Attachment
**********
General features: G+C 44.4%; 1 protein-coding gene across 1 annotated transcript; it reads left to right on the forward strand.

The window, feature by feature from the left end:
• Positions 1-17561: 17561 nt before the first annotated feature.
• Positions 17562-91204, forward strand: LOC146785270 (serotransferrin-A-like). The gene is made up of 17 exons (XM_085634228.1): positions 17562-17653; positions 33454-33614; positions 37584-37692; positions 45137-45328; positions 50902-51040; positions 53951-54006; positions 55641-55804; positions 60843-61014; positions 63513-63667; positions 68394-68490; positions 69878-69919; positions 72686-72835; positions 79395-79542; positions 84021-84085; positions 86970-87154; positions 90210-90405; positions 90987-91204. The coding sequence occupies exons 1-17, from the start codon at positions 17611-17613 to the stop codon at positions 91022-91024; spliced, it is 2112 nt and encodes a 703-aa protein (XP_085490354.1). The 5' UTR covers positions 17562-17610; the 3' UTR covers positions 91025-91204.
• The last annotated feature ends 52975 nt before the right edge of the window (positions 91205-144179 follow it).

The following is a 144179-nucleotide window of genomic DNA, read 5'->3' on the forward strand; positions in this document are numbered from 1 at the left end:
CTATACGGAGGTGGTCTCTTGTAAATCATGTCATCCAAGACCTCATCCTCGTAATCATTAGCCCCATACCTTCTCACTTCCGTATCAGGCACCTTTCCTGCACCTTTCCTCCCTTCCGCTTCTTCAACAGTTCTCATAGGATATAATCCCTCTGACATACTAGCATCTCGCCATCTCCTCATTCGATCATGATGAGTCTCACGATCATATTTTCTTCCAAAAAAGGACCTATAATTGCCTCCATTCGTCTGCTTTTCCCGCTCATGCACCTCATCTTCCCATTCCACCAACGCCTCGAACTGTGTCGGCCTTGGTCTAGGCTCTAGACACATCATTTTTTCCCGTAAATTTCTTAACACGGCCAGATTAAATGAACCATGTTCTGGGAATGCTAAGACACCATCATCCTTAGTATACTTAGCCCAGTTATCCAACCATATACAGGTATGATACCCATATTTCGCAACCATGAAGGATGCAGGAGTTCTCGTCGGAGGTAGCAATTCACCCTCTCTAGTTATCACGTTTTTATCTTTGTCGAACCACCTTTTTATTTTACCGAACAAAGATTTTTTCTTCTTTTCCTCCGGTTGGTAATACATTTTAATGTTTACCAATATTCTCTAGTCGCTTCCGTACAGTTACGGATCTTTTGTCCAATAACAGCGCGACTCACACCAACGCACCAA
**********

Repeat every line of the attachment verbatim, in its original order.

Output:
General features: G+C 44.4%; 1 protein-coding gene across 1 annotated transcript; it reads left to right on the forward strand.

The window, feature by feature from the left end:
• Positions 1-17561: 17561 nt before the first annotated feature.
• Positions 17562-91204, forward strand: LOC146785270 (serotransferrin-A-like). The gene is made up of 17 exons (XM_085634228.1): positions 17562-17653; positions 33454-33614; positions 37584-37692; positions 45137-45328; positions 50902-51040; positions 53951-54006; positions 55641-55804; positions 60843-61014; positions 63513-63667; positions 68394-68490; positions 69878-69919; positions 72686-72835; positions 79395-79542; positions 84021-84085; positions 86970-87154; positions 90210-90405; positions 90987-91204. The coding sequence occupies exons 1-17, from the start codon at positions 17611-17613 to the stop codon at positions 91022-91024; spliced, it is 2112 nt and encodes a 703-aa protein (XP_085490354.1). The 5' UTR covers positions 17562-17610; the 3' UTR covers positions 91025-91204.
• The last annotated feature ends 52975 nt before the right edge of the window (positions 91205-144179 follow it).

The following is a 144179-nucleotide window of genomic DNA, read 5'->3' on the forward strand; positions in this document are numbered from 1 at the left end:
CTATACGGAGGTGGTCTCTTGTAAATCATGTCATCCAAGACCTCATCCTCGTAATCATTAGCCCCATACCTTCTCACTTCCGTATCAGGCACCTTTCCTGCACCTTTCCTCCCTTCCGCTTCTTCAACAGTTCTCATAGGATATAATCCCTCTGACATACTAGCATCTCGCCATCTCCTCATTCGATCATGATGAGTCTCACGATCATATTTTCTTCCAAAAAAGGACCTATAATTGCCTCCATTCGTCTGCTTTTCCCGCTCATGCACCTCATCTTCCCATTCCACCAACGCCTCGAACTGTGTCGGCCTTGGTCTAGGCTCTAGACACATCATTTTTTCCCGTAAATTTCTTAACACGGCCAGATTAAATGAACCATGTTCTGGGAATGCTAAGACACCATCATCCTTAGTATACTTAGCCCAGTTATCCAACCATATACAGGTATGATACCCATATTTCGCAACCATGAAGGATGCAGGAGTTCTCGTCGGAGGTAGCAATTCACCCTCTCTAGTTATCACGTTTTTATCTTTGTCGAACCACCTTTTTATTTTACCGAACAAAGATTTTTTCTTCTTTTCCTCCGGTTGGTAATACATTTTAATGTTTACCAATATTCTCTAGTCGCTTCCGTACAGTTACGGATCTTTTGTCCAATAACAGCGCGACTCACACCAACGCACCAA